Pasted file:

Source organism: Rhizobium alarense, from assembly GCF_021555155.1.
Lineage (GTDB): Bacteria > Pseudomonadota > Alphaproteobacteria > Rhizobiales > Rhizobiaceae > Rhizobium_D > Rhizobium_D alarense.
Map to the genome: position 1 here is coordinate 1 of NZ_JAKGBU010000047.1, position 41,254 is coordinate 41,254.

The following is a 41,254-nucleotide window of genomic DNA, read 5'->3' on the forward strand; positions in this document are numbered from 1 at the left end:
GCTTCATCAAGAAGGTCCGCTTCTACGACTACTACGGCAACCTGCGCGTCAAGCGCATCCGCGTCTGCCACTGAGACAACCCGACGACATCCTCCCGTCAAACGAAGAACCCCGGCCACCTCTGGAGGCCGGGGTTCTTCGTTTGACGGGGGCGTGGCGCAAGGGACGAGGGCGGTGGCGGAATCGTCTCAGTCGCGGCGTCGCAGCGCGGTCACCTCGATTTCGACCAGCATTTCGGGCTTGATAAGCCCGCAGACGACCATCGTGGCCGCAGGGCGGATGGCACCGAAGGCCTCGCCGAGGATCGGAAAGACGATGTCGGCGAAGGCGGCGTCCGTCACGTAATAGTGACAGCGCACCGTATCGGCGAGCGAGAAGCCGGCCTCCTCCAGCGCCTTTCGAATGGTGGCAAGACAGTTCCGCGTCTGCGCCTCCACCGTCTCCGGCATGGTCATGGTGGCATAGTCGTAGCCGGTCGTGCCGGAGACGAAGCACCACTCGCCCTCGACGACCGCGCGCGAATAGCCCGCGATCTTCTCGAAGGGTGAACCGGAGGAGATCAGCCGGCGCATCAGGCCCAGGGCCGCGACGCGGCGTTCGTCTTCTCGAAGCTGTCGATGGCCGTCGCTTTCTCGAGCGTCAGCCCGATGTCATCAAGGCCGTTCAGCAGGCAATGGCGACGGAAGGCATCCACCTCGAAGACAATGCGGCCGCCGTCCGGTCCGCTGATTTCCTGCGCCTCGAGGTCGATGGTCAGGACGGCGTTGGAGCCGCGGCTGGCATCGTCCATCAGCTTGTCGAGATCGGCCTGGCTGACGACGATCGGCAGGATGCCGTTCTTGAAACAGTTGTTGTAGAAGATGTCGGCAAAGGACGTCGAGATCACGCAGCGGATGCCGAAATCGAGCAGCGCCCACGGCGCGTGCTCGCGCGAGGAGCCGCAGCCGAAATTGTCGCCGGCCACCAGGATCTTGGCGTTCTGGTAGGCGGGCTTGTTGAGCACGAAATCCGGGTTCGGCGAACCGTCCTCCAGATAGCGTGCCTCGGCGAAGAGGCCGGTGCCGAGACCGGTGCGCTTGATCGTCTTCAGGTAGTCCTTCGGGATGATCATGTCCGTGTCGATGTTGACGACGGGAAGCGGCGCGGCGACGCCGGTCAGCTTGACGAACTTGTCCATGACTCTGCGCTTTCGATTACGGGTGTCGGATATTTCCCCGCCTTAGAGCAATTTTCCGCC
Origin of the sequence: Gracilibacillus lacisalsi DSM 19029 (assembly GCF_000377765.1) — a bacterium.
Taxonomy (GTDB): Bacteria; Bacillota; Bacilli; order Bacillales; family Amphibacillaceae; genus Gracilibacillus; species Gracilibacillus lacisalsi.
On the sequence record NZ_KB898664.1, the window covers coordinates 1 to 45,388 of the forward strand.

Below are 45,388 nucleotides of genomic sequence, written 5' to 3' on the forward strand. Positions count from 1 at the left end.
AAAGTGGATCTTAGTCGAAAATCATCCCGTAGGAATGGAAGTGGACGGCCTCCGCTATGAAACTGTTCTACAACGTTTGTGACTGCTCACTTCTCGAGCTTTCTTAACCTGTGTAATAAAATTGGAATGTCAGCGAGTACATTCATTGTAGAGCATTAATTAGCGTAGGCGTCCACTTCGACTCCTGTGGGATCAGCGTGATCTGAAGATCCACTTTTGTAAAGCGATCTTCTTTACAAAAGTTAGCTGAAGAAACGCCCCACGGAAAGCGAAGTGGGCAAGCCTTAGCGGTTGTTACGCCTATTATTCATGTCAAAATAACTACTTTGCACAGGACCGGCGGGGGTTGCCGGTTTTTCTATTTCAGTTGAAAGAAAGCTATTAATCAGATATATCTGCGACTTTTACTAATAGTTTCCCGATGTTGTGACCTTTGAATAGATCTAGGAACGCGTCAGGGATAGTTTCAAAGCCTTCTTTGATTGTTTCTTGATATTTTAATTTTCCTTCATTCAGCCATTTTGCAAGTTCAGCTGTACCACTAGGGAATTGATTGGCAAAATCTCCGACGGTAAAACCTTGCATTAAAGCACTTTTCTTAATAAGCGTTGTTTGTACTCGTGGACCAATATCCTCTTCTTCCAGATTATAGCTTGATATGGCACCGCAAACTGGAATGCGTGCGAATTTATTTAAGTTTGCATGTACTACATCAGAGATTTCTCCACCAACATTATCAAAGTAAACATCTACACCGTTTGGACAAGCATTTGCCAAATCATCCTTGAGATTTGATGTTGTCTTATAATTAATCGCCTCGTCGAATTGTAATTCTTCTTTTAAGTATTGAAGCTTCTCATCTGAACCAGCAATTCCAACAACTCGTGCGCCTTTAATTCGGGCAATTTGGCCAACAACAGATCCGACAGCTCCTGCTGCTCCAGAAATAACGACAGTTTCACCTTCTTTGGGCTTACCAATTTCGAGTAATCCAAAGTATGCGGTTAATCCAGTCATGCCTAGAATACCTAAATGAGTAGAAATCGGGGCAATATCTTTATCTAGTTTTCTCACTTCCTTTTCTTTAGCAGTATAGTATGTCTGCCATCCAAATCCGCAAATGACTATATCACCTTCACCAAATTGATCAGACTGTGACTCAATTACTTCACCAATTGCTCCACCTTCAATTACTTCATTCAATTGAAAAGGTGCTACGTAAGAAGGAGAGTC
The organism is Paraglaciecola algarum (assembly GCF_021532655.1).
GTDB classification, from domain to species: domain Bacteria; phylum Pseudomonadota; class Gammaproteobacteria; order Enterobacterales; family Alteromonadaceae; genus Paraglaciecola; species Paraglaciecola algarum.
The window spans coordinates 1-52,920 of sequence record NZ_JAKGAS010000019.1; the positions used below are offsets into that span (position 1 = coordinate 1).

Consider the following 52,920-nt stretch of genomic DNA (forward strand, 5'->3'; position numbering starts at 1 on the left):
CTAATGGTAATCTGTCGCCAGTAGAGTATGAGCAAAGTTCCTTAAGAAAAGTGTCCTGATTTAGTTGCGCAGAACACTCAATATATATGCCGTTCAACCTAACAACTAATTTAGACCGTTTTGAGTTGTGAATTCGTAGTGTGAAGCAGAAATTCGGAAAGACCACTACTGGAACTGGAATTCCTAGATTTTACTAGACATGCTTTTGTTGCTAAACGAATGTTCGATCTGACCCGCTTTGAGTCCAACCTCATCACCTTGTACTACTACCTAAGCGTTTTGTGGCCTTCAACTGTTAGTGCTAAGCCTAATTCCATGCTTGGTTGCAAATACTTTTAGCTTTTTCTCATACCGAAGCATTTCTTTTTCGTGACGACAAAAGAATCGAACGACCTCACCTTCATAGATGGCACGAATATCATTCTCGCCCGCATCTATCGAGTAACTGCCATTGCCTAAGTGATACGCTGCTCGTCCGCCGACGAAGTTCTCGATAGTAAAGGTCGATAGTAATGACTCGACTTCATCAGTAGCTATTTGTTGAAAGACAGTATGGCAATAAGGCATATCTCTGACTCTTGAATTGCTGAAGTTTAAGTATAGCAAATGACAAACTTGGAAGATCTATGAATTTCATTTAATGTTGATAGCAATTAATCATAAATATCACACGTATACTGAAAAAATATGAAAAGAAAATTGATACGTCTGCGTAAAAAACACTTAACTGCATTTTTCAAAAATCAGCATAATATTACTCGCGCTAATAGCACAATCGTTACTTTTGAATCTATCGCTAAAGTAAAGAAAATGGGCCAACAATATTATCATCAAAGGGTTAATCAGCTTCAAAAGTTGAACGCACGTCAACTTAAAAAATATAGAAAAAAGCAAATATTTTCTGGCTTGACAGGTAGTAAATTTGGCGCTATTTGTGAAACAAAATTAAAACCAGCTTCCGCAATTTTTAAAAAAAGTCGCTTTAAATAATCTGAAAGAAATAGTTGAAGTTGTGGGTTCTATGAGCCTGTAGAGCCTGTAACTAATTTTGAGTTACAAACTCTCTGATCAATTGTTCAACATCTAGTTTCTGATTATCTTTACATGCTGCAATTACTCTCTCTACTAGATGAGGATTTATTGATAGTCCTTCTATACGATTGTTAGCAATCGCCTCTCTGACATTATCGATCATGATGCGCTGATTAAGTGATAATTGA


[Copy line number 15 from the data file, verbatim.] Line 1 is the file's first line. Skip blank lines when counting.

CTAATGGTAATCTGTCGCCAGTAGAGTATGAGCAAAGTTCCTTAAGAAAAGTGTCCTGATTTAGTTGCGCAGAACACTCAATATATATGCCGTTCAACCTAACAACTAATTTAGACCGTTTTGAGTTGTGAATTCGTAGTGTGAAGCAGAAATTCGGAAAGACCACTACTGGAACTGGAATTCCTAGATTTTACTAGACATGCTTTTGTTGCTAAACGAATGTTCGATCTGACCCGCTTTGAGTCCAACCTCATCACCTTGTACTACTACCTAAGCGTTTTGTGGCCTTCAACTGTTAGTGCTAAGCCTAATTCCATGCTTGGTTGCAAATACTTTTAGCTTTTTCTCATACCGAAGCATTTCTTTTTCGTGACGACAAAAGAATCGAACGACCTCACCTTCATAGATGGCACGAATATCATTCTCGCCCGCATCTATCGAGTAACTGCCATTGCCTAAGTGATACGCTGCTCGTCCGCCGACGAAGTTCTCGATAGTAAAGGTCGATAGTAATGACTCGACTTCATCAGTAGCTATTTGTTGAAAGACAGTATGGCAATAAGGCATATCTCTGACTCTTGAATTGCTGAAGTTTAAGTATAGCAAATGACAAACTTGGAAGATCTATGAATTTCATTTAATGTTGATAGCAATTAATCATAAATATCACACGTATACTGAAAAAATATGAAAAGAAAATTGATACGTCTGCGTAAAAAACACTTAACTGCATTTTTCAAAAATCAGCATAATATTACTCGCGCTAATAGCACAATCGTTACTTTTGAATCTATCGCTAAAGTAAAGAAAATGGGCCAACAATATTATCATCAAAGGGTTAATCAGCTTCAAAAGTTGAACGCACGTCAACTTAAAAAATATAGAAAAAAGCAAATATTTTCTGGCTTGACAGGTAGTAAATTTGGCGCTATTTGTGAAACAAAATTAAAACCAGCTTCCGCAATTTTTAAAAAAAGTCGCTTTAAATAATCTGAAAGAAATAGTTGAAGTTGTGGGTTCTATGAGCCTGTAGAGCCTGTAACTAATTTTGAGTTACAAACTCTCTGATCAATTGTTCAACATCTAGTTTCTGATTATCTTTACATGCTGCAATTACTCTCTCTACTAGATGAGGATTTATTGATAGTCCTTCTATACGATTGTTAGCAATCGCCTCTCTGACATTATCGATCATGATGCGCTGATTAAGTGATAATTGA